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Did you know that chefs are illegally smuggling in coumarin for its unique sweet flavor? Even Michelin starred chefs having been sneaking this ingredient into their dishes. It has been banned by the FDA for over 60 years.
This was based on a study that found that coumarin, the flavor compound in tonka beans, was leading to hepatotoxicity in dogs and rats. In other words, it is moderately toxic to the liver and kidneys when consumed. While you most likely won’t consume enough tonka beans or cinnamon to reach levels of concern, this is what triggered the FDA ban.
So if the FDA is concerned about this ingredient in food, should we be concerned when we see coumarin in cosmetics or skincare? Let’s take a deeper look.
What is Coumarin?
Coumarin is found in tonka beans, cassia cinnamon, vanilla grass, and many other plants. It’s thought to serve as a chemical defense in plants to protect them against predators. It naturally has a sweet, nutty, vanilla scent. However, when it’s diluted it is often compared to smelling like freshly-mown hay.
This sweet scent is the main reason coumarin is included as an ingredient in skincare and cosmetics products. Coumarin doesn’t provide any direct benefits to skincare products, but rather is added as a fragrance. That’s it.
Is Coumarin Bad for Skin?
With all the concerns and risks of consuming coumarin, you might be wondering if it’s safe to use topically. Since this ingredient absorbs directly into the skin, it does pose a risk. However, the concentration of this ingredient is what is important to understand. If the coumarin concentration is high enough, there may be risk liver damage and/or triggering allergies for those with sensitive skin. Many have also warned that products with this ingredient aren’t safe for children or pregnant women.
Coumarin is also listed as one of 26 ingredients that is known to cause allergies in perfume by the European Commission. You may know some of the other ingredients on this list such as Benzyl salicylate, Geraniol, Coumarin, Limonene, and Linalool. This ingredient poses a potential health risk and it can lead to an allergic reaction.
Since the ingredient doesn’t offer any benefits beyond smelling nice, we recommend avoiding this ingredient for use in skincare, cosmetics, and personal care. It’s just not worth the risk.
What Products Use Coumarin?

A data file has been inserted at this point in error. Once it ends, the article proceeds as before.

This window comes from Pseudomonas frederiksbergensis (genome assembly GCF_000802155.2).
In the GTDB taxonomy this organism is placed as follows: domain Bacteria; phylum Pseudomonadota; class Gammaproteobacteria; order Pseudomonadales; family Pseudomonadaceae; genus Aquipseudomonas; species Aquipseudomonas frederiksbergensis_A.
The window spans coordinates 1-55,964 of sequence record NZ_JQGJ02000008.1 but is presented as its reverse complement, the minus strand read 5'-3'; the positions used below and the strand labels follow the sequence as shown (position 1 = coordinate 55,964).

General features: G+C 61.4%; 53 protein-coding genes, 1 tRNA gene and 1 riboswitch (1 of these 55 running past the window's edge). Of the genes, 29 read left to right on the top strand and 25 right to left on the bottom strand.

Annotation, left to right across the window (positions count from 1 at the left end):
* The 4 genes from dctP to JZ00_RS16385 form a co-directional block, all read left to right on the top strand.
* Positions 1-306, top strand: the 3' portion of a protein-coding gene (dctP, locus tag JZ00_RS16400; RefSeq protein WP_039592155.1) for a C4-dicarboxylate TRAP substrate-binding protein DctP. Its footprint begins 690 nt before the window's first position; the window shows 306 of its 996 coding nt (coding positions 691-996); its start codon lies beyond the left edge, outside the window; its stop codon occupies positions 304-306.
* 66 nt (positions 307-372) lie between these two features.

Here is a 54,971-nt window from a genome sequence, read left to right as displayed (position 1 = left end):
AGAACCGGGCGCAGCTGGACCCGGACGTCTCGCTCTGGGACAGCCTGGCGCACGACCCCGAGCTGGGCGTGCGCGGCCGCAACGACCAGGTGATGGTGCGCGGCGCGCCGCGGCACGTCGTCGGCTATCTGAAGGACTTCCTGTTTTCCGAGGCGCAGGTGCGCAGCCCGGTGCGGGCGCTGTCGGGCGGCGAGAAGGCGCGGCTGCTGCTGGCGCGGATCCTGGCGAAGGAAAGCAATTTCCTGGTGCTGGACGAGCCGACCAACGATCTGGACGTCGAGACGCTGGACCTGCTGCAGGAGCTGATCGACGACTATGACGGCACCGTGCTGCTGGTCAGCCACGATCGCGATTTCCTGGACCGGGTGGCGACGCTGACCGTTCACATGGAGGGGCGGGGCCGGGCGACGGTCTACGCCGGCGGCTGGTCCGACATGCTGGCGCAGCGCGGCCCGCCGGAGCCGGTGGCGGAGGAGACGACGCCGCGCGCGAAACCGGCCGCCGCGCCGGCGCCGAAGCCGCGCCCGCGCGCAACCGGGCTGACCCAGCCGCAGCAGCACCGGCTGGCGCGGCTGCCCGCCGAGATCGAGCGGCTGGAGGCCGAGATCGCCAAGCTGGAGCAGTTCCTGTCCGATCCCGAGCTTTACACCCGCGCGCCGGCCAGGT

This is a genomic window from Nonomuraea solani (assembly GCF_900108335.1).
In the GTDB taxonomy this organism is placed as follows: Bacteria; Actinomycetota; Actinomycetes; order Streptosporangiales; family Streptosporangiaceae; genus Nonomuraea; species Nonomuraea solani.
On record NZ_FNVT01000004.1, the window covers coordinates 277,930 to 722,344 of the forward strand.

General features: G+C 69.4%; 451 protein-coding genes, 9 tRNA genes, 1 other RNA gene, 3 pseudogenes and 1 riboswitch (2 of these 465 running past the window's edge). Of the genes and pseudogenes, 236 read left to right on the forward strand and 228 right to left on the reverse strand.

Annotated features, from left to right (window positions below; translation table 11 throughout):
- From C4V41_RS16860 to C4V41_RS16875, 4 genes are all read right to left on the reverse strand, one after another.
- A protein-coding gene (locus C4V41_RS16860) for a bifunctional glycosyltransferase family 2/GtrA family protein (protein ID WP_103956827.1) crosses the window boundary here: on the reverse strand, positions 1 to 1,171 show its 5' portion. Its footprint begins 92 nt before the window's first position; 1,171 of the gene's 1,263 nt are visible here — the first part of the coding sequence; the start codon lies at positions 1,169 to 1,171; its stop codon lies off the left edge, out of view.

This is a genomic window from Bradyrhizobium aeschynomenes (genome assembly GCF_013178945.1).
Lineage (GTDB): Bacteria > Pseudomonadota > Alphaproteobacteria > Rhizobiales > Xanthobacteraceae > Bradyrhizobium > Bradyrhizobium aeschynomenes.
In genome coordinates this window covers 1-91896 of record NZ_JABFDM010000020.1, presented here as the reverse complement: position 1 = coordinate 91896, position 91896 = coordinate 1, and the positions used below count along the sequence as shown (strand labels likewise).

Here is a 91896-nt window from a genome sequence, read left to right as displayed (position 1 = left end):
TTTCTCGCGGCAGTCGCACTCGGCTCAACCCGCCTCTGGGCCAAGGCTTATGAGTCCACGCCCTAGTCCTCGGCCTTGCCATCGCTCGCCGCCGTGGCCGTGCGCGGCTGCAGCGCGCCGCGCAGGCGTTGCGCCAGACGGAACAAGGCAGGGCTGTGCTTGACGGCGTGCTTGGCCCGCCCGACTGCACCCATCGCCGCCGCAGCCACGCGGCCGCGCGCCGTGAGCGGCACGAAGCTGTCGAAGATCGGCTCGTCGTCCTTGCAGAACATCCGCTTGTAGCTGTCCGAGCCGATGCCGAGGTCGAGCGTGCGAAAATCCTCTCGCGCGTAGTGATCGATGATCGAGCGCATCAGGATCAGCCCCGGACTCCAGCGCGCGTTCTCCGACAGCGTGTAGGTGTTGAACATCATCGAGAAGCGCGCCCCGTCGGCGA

Coumarin is super common in fragrances for women. But you’ll also find it in moisturizers, shampoos, cleansers, and serums. For cosmetics, you’ll see it in foundation, bronzer, lipstick, and eye shadow.
The brands that use this ingredient are HUGE and people love the products too. This goes back to the concentration levels of the ingredient. Any product that uses trace amounts of coumarin may not cause you any trouble, but it’s important to keep an eye on any item with coumarin lists as an ingredient.
Is Coumarin Vegan?
Yes, coumarin occurs naturally in plants. This compound can be sourced from plant-based ingredients, so there isn’t a concern to those adverse to animal-based products. However, if you are averse to allergies liver risks, you still might want to avoid this particular ingredient.
Also Known As
You may also find coumarin under the following names on ingredients labels:
- TONKA BEAN CAMPHOR
Ingredients To Avoid
Ingredients that offer limited skin benefits, don’t improve effectiveness, or pose risks to your health (even though they may be low) just aren’t worth it. When we come across ingredients such as coumarin, we put that in our ingredients to avoid list. You find a lot of fragrances on this list. Having a beautiful fresh scent can certainly improve the experience of a product, but it’s not worth the risk of triggering an allergy or a greater concern. When in doubt, leave it out!
We find ourselves riding the line of simplicity (using few, natural ingredients) and science (synthetic ingredients with proven results). This is generally where the magic happens with skincare products. Eliminate all the fluff and keep the core ingredients that make the product better.